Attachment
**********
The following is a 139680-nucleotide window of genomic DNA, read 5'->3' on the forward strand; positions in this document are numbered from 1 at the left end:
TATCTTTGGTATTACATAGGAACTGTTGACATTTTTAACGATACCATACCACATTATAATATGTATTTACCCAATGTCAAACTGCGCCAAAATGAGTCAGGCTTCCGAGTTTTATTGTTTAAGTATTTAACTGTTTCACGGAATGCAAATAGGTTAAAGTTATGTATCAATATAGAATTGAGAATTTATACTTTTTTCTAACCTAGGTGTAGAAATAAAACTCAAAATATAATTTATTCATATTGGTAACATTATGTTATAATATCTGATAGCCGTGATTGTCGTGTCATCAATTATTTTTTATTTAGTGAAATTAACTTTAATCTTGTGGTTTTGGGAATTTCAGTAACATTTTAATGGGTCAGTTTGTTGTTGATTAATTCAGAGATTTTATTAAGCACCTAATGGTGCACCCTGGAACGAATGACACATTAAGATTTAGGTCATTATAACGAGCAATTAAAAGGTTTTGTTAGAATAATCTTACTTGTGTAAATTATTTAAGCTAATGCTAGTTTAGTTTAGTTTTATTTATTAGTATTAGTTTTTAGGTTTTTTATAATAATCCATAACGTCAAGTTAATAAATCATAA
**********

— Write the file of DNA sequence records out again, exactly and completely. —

The following is a 139680-nucleotide window of genomic DNA, read 5'->3' on the forward strand; positions in this document are numbered from 1 at the left end:
TATCTTTGGTATTACATAGGAACTGTTGACATTTTTAACGATACCATACCACATTATAATATGTATTTACCCAATGTCAAACTGCGCCAAAATGAGTCAGGCTTCCGAGTTTTATTGTTTAAGTATTTAACTGTTTCACGGAATGCAAATAGGTTAAAGTTATGTATCAATATAGAATTGAGAATTTATACTTTTTTCTAACCTAGGTGTAGAAATAAAACTCAAAATATAATTTATTCATATTGGTAACATTATGTTATAATATCTGATAGCCGTGATTGTCGTGTCATCAATTATTTTTTATTTAGTGAAATTAACTTTAATCTTGTGGTTTTGGGAATTTCAGTAACATTTTAATGGGTCAGTTTGTTGTTGATTAATTCAGAGATTTTATTAAGCACCTAATGGTGCACCCTGGAACGAATGACACATTAAGATTTAGGTCATTATAACGAGCAATTAAAAGGTTTTGTTAGAATAATCTTACTTGTGTAAATTATTTAAGCTAATGCTAGTTTAGTTTAGTTTTATTTATTAGTATTAGTTTTTAGGTTTTTTATAATAATCCATAACGTCAAGTTAATAAATCATAA